CNY Moscow

CHINESE NEW YEAR is fondly celebrated at home in KL all my growing up years, and now also in Malacca after I got married.

While the celebration away from home is just not the same, we do have some fond memories of CNY when in Moscow (and earlier in Washington DC and later in Hong Kong).

RED ALERT… guests in red attires during our CNY open house in Moscow on 18 Feb 2007.

RED ALERT… guests in red attires during our CNY open house in Moscow on 18 Feb 2007.

The ladies posed for a pix.

The ladies posed for a pix.

(L) The men who were also colleagues, having a good chat away from the office; (R) Other guests.

(L) The men who were also colleagues, having a good chat away from the office; (R) Other guests.

(L-R) More neighbours, friends and colleagues.

(L-R) More neighbours, friends and colleagues.

Doctors in a row… (L-R) Dr. Sheikh Muszaphar Shukor ; Dr. Faiz Khaleed and then-doctor-in-the-making Melvin.

Doctors in a row… (L-R) Dr. Sheikh Muszaphar Shukor ; Dr. Faiz Khaleed and then-doctor-in-the-making Melvin.

Some of the guests in the living room upstairs (photo courtesy of KathrinM).

Some of the guests in the living room upstairs (photo courtesy of KathrinM).

Before and after pictures of the main dish – a whole roasted lamb and pilaf rice.

Before and after pictures of the main dish – a whole roasted lamb and pilaf rice.

Festive cookies and kuih, many kindly contributed by neighbours :-)

Festive cookies and kuih, some kindly contributed by neighbours 🙂

A week later on 24th February 2007, we held a CNY lunch for the local staff, thankful that they came despite that Saturday being a very cold snowy day… then again, what is a little snow to the locals, anyway 🙂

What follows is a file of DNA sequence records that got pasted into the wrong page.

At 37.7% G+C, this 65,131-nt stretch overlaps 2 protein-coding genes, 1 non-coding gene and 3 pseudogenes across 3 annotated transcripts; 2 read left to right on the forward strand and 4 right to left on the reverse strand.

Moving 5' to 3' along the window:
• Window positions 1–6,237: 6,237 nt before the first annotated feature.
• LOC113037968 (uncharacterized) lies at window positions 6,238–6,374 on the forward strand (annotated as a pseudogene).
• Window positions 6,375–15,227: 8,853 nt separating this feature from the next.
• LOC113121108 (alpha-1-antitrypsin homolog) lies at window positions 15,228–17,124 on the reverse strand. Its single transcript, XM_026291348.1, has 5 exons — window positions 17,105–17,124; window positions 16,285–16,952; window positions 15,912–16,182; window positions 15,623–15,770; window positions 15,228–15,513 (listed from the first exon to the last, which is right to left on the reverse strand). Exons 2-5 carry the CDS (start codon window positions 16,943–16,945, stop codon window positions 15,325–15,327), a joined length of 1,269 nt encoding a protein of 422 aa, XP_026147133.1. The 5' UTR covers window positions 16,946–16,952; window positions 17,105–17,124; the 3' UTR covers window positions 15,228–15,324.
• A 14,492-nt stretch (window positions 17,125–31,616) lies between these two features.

CNY lunch at home on 24 February 2007.

CNY lunch at home on 24 February 2007.

The local staff partook in karaoke and even entertained on the piano.

The local staff partook in karaoke and even entertained on the piano.

M was the only child there and got quite a bit of attention from the guests.

M was the only child there and got quite a bit of attention from the guests.

More photos with the local staff (24 February 2007).

More photos with the local staff (24 February 2007).

Advertisements

Happy Memories of “Neskuchny Sad”, Moscow

“NESKUCHNY SAD” IN Russian Нескучный сад is translated as “Fun Garden”. The park was previously an estate home for the aristocrats and royalty; today is it the property of the Russian Academy of Science. Some of its structures dating back to the 18th and 19th centuries – summer houses, pavilions and bridges – are still found on the large estate.

Every now and then, we’d head there for an evening stroll or a weekend walk, and also to enjoy the serenity of Moscow River that flows by it. The park provided me plenty of fond memories over the four seasons to reminisce over.